And so I think there are many ways to be more supportive, and once again, this isn't just specifically for women urologists, but I think it can be helpful for all practicing urologists, in terms of granting them greater autonomy over their time and schedule, more flexibility, and providing a more diverse and inclusive work environment for them. I think one idea that was proposed was Stanford actually had a time banking program where if you have to cover for someone else's call unexpectedly, then you can use that time towards the future where you can pull from that time bank for when you need it in the future, which I think is brilliant.

And then the last point is as we continue to have increasing representation of women in urology, which is amazing, we also need to have that be mirrored in terms of the increasing number of women in leadership roles. There have been some studies looking at the delay in promotion where women take 1.2 years longer than their male counterparts to be promoted to associate professor, and they have also found a higher attrition in academic practice for female urologists compared to men.

And so there have been some efforts into this with the Society of Women in Urology, with a lot of different efforts there, and there's also been a diversity and inclusion task force of AUA, but I think there's a lot of room to grow in terms of the female representation on a national level, as well as in chair positions.

Andrea Miyahira: Well, thank you. Those are a lot of things to think about and find ways to really support women in urology. So, what are your next steps in studies on gender disparities in the medical and urology workforce?

Catherine Nam: Yeah, so I've done a single-center study looking at patient and patient's family-perpetrated sexual harassment of urology providers. Once again, it affects women urologists more, but this is a specialty-wide issue. We have had the privilege of getting our questions included in the American Urological Association Annual Census, and so it'll be really interesting to look at the urologists' experiences with harassment and discrimination from patients and their family members on a national scale, to be able to identify how we can be more supportive of the current urologists. Because we already have a workforce shortage issue, we don't want the ones who are in practice to early retire or to cut down on their work hours. And so I think that's something that I'm very excited about.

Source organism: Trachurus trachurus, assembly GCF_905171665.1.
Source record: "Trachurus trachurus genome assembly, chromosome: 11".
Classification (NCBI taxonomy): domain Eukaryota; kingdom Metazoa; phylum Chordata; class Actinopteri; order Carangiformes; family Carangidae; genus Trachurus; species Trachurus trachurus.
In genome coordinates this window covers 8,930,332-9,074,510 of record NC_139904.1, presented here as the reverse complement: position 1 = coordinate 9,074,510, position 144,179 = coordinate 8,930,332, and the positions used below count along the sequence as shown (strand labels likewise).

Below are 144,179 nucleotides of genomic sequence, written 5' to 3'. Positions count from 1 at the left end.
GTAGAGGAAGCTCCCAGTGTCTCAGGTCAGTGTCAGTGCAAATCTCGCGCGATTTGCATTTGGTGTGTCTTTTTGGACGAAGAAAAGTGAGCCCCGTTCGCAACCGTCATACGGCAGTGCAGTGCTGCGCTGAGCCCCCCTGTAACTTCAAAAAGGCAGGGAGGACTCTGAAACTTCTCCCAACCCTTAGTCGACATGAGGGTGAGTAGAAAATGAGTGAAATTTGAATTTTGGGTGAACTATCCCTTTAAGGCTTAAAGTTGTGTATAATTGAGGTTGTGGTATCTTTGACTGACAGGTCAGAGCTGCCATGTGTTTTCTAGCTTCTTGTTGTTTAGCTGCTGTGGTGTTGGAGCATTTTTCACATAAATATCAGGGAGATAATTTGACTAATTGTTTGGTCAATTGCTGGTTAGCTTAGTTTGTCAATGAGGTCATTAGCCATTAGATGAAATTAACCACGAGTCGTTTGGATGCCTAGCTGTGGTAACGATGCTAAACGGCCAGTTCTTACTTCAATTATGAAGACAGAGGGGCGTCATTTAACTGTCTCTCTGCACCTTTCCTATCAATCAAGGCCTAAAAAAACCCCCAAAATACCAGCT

I think another thing that I want to look at is understanding that there are gender disparities within urology. I also want to flip the coin a little bit and look from the patient perspective: do patients have preferences in terms of the gender of their provider, male or female? There have been some studies done in the past, but I think there's a lot of room to answer this question and explore some of the implications that it may have in the context of the urologic workforce shortage.

And going back to the differences in terms of the domestic and family responsibilities that tend to fall on female physicians, I've been collaborating with the intern health group at the University of Michigan to look at the number or who’s the primary person in charge of the domestic and family duties based on their partner's employment status, whether they are also physicians or have full-time employment outside of medicine, or if they are not currently working. We are also looking at some of the implications that it may have on the female physician's mental health.

Andrea Miyahira: Okay, thank you. Then what messages would you like to give to those in leadership and mentorship roles?

Catherine Nam: Yeah, so for mentorship roles, I think the reason why I went into urology was one encounter I had with a female urologist who really gave me the ability to believe in myself and see myself in the field of urology. So all of those individual actions matter so much, especially to medical students who are considering the field of urology.

And I also want to say, I've had incredible mentors who were men who have been there for me every step of the way, making sure that they acknowledge my experiences, but also give me the same professional treatment that they would to my male colleagues as well. And so I think there's a great role for he for she's in urology, and I think all of us really benefit from that and make our field overall better.

And I think in general, for the people in leadership, what I wanted to go back to was, a lot of the issues that are of interest to me in terms of supporting women urologists, I think overall affect both men and women and urologists as a whole. And so I think it's really important for us to broaden our horizon and instead of just labeling it as a women's or a female issue, just think more broadly, how can we make our field more sustainable for all urologists?

I think one example of this was using the prior AUA Census data. We looked at the work-life balance or work-family balance in terms of their parental status, and we found that for urologists with kids under the age of 18, men or women, if they have kids, their work-family balance was lower and their work satisfaction overall was lower. And so I think typically, a lot of the things that affect women, it affects them differently, but overall can help the field grow and be more sustainable by addressing these issues one at a time. And I think there's a great role for us to be able to push our field forward, and it's especially time-critical right now given that the workforce shortage is likely going to get worse within the next few decades.

Andrea Miyahira: Okay, well thank you so much for sharing all of this with us and coming on this today.

Catherine Nam: Thank you so much.